Chamomile is a centuries-old herb. The most common variations used in promoting good health are German and Roman chamomile. The German government has approved its use for skin care (to treat swelling) and as an aide for sleep difficulties.
Chamomile is a common flowering plant native to northwestern Asia, as well as various parts of southern and central Europe. Today, it is widely cultivated all over the world, including in the United States.
Americans are generally most familiar with this herb in the form of tea and for its calming effects that aid in promoting sleep. Although chamomile is most widely known for curing sleep disorders when taken in the form of tea, it boasts a wealth of other healing benefits. There are also various other forms of distribution and ingestion.
Chamomile has been used through the centuries to promote relaxation and stress relief. It contains substances that interact with the brain and central nervous system in a fashion similar to anti-anxiety drugs. It is also widely known to control insomnia. It has mildly sedating and muscle-relaxing properties that help insomnia sufferers fall asleep easier.
In order to be effective, it is not required that chamomile be used on a regular basis. It provides immediate relief for restlessness and sleeplessness. Ingested in the form of tea, which is made from the dried flowers, it is best when steeped for about five minutes in boiling water, then sipped 30-45 minutes before retiring to bed.
The dried flowers and leaves are most often packaged as tea. It can be bought both as bags of tea and in bulk packages. Grocery stores commonly carry chamomile tea in boxes containing a number of individual bags.
Natural vitamin and herb stores and some whole food stores may offer chamomile in a number of forms such as:
* Liquid capsules
* Infusions (tea)
* Dried flower heads in bulk
* Tincture (concentrated in alcohol)
* Liquid extracts
In some people who are allergic to ragweed pollen, chamomile may cause an allergic reaction. Chamomile may also interfere with anticoagulants (blood thinners). If you suffer from either of these symptoms, consult your physician before using chamomile in any form. Aside from these warnings, chamomile is considered one of the safest herbs in existence for regular use.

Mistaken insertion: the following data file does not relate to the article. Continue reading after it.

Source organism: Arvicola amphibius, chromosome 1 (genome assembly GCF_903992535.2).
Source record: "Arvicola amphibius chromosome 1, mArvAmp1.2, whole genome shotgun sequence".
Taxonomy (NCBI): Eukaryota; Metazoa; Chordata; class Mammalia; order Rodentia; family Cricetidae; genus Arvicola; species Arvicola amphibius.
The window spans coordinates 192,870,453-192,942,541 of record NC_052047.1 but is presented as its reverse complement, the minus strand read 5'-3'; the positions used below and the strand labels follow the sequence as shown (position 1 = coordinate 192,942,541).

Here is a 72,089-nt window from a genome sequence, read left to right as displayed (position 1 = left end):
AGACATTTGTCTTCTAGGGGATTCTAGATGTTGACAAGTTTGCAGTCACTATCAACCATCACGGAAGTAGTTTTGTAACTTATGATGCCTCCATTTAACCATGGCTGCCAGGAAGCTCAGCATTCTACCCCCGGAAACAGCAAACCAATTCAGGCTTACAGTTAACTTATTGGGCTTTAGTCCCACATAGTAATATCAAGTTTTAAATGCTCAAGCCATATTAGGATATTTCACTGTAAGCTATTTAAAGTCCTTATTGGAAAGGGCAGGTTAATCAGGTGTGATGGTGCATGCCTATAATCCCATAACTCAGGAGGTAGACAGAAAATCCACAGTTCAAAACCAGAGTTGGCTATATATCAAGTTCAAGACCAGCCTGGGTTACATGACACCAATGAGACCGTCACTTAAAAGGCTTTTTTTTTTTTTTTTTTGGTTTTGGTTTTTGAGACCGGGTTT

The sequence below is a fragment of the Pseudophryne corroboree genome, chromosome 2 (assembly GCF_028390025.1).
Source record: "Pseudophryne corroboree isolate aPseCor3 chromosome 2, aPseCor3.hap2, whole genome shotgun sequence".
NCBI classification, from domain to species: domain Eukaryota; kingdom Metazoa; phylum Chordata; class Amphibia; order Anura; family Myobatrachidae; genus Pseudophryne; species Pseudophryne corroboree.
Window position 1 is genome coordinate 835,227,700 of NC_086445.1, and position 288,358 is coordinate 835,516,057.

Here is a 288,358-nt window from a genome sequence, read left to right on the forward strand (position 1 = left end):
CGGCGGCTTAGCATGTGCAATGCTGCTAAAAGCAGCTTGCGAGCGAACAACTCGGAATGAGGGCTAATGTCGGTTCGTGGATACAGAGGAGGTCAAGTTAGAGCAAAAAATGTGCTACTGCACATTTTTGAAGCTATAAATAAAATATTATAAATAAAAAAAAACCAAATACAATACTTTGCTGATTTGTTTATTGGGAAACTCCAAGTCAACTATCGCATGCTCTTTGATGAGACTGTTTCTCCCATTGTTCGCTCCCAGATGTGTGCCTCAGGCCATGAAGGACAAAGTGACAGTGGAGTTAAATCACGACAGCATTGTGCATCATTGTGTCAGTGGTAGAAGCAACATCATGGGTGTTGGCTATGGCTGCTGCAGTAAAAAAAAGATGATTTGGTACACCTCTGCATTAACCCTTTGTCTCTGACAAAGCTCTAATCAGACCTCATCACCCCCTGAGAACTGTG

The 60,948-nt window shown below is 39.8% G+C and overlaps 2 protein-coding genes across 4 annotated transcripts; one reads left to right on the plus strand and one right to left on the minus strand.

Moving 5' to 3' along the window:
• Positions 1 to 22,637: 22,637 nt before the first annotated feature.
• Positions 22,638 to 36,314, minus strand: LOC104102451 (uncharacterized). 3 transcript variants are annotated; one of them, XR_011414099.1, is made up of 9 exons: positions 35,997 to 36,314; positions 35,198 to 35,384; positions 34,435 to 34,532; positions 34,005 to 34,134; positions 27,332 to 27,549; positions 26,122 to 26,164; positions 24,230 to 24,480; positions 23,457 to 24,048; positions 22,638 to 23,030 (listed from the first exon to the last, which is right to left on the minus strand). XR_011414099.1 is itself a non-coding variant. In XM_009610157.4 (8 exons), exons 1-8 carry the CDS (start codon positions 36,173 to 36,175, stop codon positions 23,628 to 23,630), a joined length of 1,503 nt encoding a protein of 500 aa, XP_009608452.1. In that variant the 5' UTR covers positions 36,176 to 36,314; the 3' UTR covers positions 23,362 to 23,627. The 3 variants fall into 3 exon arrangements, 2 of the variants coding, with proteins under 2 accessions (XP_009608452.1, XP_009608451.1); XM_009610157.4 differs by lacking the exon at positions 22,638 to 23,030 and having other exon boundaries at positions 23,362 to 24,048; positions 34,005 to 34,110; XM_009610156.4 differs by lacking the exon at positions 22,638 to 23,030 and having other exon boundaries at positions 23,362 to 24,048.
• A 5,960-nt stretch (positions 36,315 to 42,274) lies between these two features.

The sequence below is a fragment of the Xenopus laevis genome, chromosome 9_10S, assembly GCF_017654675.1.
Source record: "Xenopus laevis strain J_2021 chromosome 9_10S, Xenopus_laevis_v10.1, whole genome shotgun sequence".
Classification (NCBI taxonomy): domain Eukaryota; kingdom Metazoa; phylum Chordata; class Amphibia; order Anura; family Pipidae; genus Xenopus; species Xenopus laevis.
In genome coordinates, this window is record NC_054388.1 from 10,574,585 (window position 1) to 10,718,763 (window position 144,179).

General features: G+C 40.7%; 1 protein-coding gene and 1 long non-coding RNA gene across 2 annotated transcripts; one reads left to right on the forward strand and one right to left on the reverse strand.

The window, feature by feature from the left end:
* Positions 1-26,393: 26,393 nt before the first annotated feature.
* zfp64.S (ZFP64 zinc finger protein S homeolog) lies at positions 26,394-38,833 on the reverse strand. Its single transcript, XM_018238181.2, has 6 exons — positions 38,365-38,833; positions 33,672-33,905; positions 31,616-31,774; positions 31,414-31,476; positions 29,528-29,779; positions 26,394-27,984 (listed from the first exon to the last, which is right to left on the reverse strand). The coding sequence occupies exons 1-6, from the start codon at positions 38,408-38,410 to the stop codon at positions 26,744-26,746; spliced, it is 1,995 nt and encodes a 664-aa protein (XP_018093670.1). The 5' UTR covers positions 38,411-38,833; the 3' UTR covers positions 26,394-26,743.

Other Uses for Chamomile
Chamomile has many uses that are not as widely known as its sleep-aiding power. It works well for babies who are teething and for those who have been in a nervous state over a period of time.
Infusions and essential oils from the flowers of the chamomile plant are used in shampoos and perfumes. It is most common in shampoos made for fair-haired individuals. The flowers may also be added to certain cosmetic products as an anti-allergenic ingredient.
In its dried form, it is used in potpourris, herb pillows and incense, and burned for aromatherapy. As a compress or wash, it can help ease sunburn, skin inflammation and other burns. Infuse the essential oils into a bath for tired and aching muscles, sore feet, dry or rough skin and to relax in general. Outdoors, you can use it in liquid form to help feed and care for other plants or as an insect repellent.
In the form of an infusion, bath or tincture use it to treat:
* Chest colds
* Slow-healing wounds
* Gum inflammation
* Chicken pox
* Diaper rash
In the form of a tea, use it to treat:
* Upset stomach
* Menstrual pain
* Sleep problems
Chamomile has also been found to reduce the histamine-based swelling of allergies, as well as rheumatism and arthritis. This is due to its anti-inflammatory properties.
If you suffer from insomnia, have trouble getting to sleep or sleep restlessly, you may consider using chamomile in some form to aid in promoting faster, deeper and longer sleep patterns. When sleeplessness comes with allergies and congestion, chamomile can aid both symptoms. As you can see, chamomile offers many botanical benefits, including a restful night’s sleep, to health-conscious individuals who prefer to use natural herbs.